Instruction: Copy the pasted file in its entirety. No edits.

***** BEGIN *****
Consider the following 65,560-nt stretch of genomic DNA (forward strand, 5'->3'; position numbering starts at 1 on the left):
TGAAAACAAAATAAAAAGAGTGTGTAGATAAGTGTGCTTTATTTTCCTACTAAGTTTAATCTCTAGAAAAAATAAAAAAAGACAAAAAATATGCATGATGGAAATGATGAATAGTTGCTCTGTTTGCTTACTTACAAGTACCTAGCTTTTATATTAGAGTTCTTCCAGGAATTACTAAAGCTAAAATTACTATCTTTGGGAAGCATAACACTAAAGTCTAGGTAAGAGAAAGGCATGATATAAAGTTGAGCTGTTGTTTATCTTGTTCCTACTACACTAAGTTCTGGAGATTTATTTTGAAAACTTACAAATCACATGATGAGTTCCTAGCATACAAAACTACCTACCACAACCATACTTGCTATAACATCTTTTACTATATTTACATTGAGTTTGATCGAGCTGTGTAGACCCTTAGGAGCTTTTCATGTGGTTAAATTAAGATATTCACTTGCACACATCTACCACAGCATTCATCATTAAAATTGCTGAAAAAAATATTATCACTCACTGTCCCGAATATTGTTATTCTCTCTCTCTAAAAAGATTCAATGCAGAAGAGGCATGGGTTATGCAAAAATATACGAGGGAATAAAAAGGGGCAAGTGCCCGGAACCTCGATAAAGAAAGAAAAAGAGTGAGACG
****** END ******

Consider the following 65,560-nt stretch of genomic DNA (forward strand, 5'->3'; position numbering starts at 1 on the left):
TGAAAACAAAATAAAAAGAGTGTGTAGATAAGTGTGCTTTATTTTCCTACTAAGTTTAATCTCTAGAAAAAATAAAAAAAGACAAAAAATATGCATGATGGAAATGATGAATAGTTGCTCTGTTTGCTTACTTACAAGTACCTAGCTTTTATATTAGAGTTCTTCCAGGAATTACTAAAGCTAAAATTACTATCTTTGGGAAGCATAACACTAAAGTCTAGGTAAGAGAAAGGCATGATATAAAGTTGAGCTGTTGTTTATCTTGTTCCTACTACACTAAGTTCTGGAGATTTATTTTGAAAACTTACAAATCACATGATGAGTTCCTAGCATACAAAACTACCTACCACAACCATACTTGCTATAACATCTTTTACTATATTTACATTGAGTTTGATCGAGCTGTGTAGACCCTTAGGAGCTTTTCATGTGGTTAAATTAAGATATTCACTTGCACACATCTACCACAGCATTCATCATTAAAATTGCTGAAAAAAATATTATCACTCACTGTCCCGAATATTGTTATTCTCTCTCTCTAAAAAGATTCAATGCAGAAGAGGCATGGGTTATGCAAAAATATACGAGGGAATAAAAAGGGGCAAGTGCCCGGAACCTCGATAAAGAAAGAAAAAGAGTGAGACG